Ooh that's the last time I send you pouting selfies:lol::lol::lol:

Excellent report Mr TBolt, cracking are those images. Definately worth the early morning departure. I still can't believe the building full of dead sheep:o. Or the 24hour Mscdonalds that's not open at night:10_1_108:

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After being reminded by Sir TBolt of the Shires again to post my stuff I thought I'd best get a shift on. It was a cracking day and well worth getting up for, even if I did manage an hour longer in bed. I think the days explore has been well covered already so on with my 2 penneth worth.

 

37071357556_2cf4043857_b.jpgFog Bound by Richard Ashton, on Flickr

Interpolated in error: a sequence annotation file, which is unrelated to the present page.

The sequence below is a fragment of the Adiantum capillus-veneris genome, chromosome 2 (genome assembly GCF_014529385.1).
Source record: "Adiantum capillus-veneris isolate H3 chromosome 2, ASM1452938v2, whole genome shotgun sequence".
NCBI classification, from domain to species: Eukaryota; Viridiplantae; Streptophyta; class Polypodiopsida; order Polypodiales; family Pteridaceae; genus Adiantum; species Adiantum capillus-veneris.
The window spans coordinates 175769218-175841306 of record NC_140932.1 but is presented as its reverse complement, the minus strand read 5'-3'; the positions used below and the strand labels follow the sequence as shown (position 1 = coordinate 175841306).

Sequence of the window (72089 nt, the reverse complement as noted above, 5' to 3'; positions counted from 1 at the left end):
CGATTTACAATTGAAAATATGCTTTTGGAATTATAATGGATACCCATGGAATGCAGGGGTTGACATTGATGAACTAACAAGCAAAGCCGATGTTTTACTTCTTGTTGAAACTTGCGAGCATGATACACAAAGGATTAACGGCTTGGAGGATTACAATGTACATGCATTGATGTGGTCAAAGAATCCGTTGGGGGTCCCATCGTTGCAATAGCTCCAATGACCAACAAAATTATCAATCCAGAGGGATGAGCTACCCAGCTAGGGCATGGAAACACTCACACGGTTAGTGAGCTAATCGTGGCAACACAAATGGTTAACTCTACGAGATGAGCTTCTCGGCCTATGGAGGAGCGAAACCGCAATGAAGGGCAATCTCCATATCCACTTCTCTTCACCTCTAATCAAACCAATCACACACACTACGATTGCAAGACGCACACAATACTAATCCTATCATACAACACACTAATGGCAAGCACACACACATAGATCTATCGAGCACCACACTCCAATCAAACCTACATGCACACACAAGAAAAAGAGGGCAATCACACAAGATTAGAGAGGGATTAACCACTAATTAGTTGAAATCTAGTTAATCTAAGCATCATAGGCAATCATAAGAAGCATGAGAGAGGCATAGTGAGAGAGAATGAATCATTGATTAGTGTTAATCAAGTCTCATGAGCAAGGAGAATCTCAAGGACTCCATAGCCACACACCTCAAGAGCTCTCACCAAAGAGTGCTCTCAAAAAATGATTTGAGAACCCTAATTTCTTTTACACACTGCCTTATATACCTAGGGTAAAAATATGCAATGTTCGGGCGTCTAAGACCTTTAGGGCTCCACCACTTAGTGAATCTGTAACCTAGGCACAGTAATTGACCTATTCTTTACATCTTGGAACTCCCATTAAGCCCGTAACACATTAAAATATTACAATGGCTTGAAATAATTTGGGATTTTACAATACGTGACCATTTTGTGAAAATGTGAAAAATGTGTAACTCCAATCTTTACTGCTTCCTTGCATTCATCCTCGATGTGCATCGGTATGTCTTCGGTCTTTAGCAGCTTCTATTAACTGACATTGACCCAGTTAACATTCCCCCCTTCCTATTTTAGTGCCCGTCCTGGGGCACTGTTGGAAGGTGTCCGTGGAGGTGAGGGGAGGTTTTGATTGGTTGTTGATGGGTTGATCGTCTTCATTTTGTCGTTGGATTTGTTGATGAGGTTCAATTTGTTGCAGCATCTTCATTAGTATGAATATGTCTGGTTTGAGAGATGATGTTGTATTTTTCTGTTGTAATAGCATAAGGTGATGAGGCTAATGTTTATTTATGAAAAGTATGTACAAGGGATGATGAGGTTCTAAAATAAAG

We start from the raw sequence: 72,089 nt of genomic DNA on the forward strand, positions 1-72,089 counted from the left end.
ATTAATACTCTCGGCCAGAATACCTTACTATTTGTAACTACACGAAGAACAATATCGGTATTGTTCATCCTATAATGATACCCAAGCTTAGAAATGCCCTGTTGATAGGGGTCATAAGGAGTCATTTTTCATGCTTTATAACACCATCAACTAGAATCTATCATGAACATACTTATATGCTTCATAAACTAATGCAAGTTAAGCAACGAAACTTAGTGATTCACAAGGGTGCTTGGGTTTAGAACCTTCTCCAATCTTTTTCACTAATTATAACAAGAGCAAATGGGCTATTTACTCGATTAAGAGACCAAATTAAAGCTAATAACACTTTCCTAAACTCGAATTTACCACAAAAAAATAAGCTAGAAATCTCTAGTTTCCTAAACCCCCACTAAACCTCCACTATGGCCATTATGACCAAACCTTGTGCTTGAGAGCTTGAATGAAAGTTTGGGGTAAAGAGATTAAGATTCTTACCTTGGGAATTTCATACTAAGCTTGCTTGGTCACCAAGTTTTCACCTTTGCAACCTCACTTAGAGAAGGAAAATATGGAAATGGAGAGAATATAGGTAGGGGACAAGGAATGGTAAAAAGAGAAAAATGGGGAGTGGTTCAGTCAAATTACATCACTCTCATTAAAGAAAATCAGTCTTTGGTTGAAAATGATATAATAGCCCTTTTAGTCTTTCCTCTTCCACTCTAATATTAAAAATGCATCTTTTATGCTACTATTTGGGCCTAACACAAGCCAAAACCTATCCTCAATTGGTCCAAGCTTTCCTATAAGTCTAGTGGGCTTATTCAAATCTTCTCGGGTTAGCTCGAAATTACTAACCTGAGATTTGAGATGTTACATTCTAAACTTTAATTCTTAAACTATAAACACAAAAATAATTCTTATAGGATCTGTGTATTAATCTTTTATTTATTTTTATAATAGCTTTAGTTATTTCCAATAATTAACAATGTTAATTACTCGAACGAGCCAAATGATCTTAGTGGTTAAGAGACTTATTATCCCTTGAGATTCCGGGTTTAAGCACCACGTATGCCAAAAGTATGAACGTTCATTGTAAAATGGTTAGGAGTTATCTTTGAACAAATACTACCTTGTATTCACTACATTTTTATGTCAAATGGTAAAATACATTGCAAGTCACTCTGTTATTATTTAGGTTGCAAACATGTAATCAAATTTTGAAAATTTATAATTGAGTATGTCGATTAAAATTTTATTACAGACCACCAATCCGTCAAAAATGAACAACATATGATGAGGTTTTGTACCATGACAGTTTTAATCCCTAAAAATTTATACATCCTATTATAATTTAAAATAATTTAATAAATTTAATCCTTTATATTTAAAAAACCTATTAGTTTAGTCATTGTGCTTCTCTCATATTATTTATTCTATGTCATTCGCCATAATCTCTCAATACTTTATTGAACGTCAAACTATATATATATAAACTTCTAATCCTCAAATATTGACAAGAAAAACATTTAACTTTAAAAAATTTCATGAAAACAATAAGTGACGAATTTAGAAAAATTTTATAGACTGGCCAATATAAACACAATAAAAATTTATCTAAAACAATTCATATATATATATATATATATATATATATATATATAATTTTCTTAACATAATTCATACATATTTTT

37071357596_dabe8b8359_b.jpgOld RAF Accomodation by Richard Ashton, on Flickr

36447023523_906eb040af_b.jpgRuin by Richard Ashton, on Flickr

36447023443_def16ea2ec_b.jpgLight by Richard Ashton, on Flickr

37237462011_328a6fc32e_b.jpgFront by Richard Ashton, on Flickr

37237461991_c520f83056_b.jpgPlane by Richard Ashton, on Flickr

37339131145_6df3cbdb22_b.jpgThe Corridor by Richard Ashton, on Flickr

37071357646_4bc852b349_b.jpgLiving Space by Richard Ashton, on Flickr

37071357616_b08847c042_b.jpgDecay Window by Richard Ashton, on Flickr

37119178121_1efeb63165_b.jpgWash Room by Richard Ashton, on Flickr

37119178141_01d4de767c_b.jpgThe Chair by Richard Ashton, on Flickr

37089580082_b96a8b7c61_b.jpgCommunication by Richard Ashton, on Flickr

37119178191_10dc30038a_b.jpgRooms by Richard Ashton, on Flickr

37089580122_2d1111e71b_b.jpgThe Ballroom by Richard Ashton, on Flickr

37208143322_f88391846d_b.jpgHall Pan by Richard Ashton, on Flickr

 

Thanks for looking at our shared mooch, hopefully no duplicate images

Flickr album